Patterson's ex-husband, with visitation to Patterson.
to the entry of the Order, Patterson's ex-husband began
permitting Patterson more liberal visitation with their
children. Patterson retained respondent to formalize the more
liberal visitation, and to request that she be granted
physical custody of the children.
to a July 11, 2016 retainer agreement, respondent charged a
flat fee of $1, 000 for the filing of Patterson's
motions. Patterson never signed the retainer agreement, but
she paid respondent the $1, 000 fee. The retainer agreement
failed to comply with R. 5:3-5, which requires that the
writing be signed by both the attorney and the client, that a
copy of the executed agreement be provided to the client, and
that the retainer include an explanation of the effect of an
award of counsel fees.
the outset of the representation, Patterson was frustrated by
her inability to communicate with respondent, and by his
consistent failure to return her telephone calls. Often,
Patterson's telephone calls were placed on long holds by
respondent's staff, only to be disconnected.
Respondent's voice mailbox was often full, preventing
Patterson from leaving a message.
had encouraged Patterson to text him to receive more prompt
responses, and, thus, she often attempted to communicate with
respondent through that medium. For example, Patterson would
forward to respondent copies of text exchanges between her
and her ex-husband, for use as evidence in the custody and
visitation action. Respondent, however, frequently failed to
reply to her texts. He informed the DEC that he had a habit
of losing or breaking his cell phones, and was, therefore,
unable to produce copies of any text messages from Patterson.
various points during the course of his representation of
Patterson, respondent was ineligible to practice law.
Specifically, he was ineligible from September 12 through
October 6, 2016, and again from October 21, 2016 forward, for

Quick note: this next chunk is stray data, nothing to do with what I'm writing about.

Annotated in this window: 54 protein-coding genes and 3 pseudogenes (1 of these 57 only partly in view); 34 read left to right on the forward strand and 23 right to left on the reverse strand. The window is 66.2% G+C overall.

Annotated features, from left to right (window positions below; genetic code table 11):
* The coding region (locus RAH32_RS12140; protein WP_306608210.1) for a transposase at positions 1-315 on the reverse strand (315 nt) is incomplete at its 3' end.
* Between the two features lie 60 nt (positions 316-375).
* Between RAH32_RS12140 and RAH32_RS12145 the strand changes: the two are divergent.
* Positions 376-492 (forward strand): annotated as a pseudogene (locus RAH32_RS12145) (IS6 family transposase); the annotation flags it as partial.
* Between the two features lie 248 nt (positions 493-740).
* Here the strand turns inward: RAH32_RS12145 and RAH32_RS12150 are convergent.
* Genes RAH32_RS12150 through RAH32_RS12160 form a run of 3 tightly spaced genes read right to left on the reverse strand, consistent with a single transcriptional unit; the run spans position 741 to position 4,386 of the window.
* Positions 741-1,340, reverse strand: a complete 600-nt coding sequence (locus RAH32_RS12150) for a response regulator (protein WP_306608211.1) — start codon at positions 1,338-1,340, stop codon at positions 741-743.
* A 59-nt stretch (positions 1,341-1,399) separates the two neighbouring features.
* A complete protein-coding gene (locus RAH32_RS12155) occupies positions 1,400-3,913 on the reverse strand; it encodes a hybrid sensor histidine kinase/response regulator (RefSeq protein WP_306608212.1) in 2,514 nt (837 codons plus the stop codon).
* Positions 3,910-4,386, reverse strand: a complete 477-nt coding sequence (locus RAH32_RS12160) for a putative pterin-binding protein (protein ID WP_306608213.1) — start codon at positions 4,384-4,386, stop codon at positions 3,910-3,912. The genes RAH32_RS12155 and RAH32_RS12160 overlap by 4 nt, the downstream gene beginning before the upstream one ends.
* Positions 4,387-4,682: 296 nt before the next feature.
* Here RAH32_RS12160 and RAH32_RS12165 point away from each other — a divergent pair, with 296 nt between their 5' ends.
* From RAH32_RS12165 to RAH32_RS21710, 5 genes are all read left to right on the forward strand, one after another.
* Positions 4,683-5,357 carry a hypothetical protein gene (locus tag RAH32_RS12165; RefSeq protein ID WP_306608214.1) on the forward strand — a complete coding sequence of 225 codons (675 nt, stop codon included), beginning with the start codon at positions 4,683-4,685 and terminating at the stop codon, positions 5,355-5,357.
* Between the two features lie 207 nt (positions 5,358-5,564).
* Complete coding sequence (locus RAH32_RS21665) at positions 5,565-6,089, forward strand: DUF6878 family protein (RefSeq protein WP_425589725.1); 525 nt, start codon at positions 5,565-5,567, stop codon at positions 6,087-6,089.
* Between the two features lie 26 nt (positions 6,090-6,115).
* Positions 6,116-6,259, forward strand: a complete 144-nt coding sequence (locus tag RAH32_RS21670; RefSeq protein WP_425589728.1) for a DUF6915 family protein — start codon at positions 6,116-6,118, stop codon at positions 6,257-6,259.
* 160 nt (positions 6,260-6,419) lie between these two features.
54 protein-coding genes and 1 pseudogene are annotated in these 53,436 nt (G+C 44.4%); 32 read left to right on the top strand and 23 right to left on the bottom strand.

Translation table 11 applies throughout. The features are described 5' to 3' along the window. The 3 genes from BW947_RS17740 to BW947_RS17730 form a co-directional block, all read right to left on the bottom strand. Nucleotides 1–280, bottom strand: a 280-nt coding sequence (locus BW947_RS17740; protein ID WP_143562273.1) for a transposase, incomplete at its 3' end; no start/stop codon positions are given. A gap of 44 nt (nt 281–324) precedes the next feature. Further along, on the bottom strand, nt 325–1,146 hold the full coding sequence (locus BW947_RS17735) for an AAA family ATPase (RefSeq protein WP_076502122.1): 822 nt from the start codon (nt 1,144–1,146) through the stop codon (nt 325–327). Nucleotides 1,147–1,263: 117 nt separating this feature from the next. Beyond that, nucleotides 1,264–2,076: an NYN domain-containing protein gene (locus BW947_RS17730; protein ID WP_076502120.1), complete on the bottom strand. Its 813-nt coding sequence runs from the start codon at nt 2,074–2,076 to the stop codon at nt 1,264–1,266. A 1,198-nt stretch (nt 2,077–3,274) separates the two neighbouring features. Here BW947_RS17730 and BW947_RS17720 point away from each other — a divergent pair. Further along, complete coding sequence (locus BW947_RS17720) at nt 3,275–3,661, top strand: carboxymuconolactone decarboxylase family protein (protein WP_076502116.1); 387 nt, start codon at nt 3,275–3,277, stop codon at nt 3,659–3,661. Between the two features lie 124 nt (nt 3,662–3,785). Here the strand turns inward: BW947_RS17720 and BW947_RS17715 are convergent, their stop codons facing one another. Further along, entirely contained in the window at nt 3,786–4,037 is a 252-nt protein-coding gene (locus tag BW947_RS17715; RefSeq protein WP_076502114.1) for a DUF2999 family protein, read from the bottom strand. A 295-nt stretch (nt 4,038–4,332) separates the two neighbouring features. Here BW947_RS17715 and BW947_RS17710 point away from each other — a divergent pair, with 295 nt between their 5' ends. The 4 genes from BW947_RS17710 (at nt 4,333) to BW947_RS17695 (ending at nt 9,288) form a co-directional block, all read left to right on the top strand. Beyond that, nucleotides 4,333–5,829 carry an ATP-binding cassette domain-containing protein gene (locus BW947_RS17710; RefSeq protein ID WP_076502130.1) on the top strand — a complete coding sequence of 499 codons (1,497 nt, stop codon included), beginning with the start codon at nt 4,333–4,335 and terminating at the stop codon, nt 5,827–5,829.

noncompliance with Continuing Legal Education, New Jersey
Lawyers' Fund for Client Protection (CPF), and Interest
on Lawyer Trust Accounts (IOLTA) requirements. Although the
DEC informed respondent of his ineligibility on February 10,
2017, respondent continued to actively practice law,
appearing in court and holding himself out as a lawyer, via
his law firm website and LinkedIn profile.
although he had been retained in July 2016, respondent
neither filed a notice of appearance in behalf of Patterson
nor filed the motions for which he had been retained, until
September 2016. The motions "consisted of standard court
forms that . . . [required supplementation via] minimal
information" concerning Patterson, her ex-husband, and
their children. Yet, his initial motion filing was rejected
by the court for "procedural reasons," including
his failure to include addresses on the notice to litigants,
his failure to send the notices by certified mail, and his
failure to include a proposed order granting the relief that
October 6, 2016, respondent made a second attempt to file the
motions, but, again, they were rejected as deficient.
Thereafter, he made no further effort to file the motions.
During a DEC interview, respondent recalled only one attempt